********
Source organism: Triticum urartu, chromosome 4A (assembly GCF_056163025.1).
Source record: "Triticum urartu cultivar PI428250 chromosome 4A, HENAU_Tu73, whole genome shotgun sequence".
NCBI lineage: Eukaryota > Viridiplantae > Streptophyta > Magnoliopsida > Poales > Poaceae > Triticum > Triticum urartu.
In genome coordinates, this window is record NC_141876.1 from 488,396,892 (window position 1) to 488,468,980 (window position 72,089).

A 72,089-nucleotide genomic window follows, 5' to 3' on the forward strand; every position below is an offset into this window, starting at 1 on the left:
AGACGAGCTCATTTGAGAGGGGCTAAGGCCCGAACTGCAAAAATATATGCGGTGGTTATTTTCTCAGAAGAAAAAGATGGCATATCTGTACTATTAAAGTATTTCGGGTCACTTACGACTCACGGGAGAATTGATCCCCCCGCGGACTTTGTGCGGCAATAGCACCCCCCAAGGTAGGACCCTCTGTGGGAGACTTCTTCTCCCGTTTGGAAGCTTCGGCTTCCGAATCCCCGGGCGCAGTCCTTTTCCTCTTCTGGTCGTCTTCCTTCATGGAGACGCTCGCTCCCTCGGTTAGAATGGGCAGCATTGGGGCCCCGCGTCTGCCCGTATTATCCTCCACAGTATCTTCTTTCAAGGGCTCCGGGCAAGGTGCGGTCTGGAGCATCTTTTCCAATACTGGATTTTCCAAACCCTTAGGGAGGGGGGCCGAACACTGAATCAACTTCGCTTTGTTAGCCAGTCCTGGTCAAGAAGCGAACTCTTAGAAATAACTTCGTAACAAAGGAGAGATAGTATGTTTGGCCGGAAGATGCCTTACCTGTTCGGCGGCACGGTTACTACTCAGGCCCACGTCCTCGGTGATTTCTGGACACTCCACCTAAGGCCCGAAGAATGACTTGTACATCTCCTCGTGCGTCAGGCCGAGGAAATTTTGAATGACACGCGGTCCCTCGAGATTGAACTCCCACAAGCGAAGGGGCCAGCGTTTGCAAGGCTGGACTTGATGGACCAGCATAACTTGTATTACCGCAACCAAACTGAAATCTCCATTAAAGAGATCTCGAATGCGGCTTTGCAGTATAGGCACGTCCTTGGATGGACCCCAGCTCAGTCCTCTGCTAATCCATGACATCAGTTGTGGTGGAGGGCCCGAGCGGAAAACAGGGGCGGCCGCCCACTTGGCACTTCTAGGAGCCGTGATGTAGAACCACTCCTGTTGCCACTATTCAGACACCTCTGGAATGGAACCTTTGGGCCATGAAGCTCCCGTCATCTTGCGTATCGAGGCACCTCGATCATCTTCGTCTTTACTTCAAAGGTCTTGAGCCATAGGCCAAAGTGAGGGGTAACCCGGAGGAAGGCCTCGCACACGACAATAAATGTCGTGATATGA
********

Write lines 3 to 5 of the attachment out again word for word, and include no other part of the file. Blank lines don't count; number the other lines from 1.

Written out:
NCBI lineage: Eukaryota > Viridiplantae > Streptophyta > Magnoliopsida > Poales > Poaceae > Triticum > Triticum urartu.
In genome coordinates, this window is record NC_141876.1 from 488,396,892 (window position 1) to 488,468,980 (window position 72,089).

A 72,089-nucleotide genomic window follows, 5' to 3' on the forward strand; every position below is an offset into this window, starting at 1 on the left: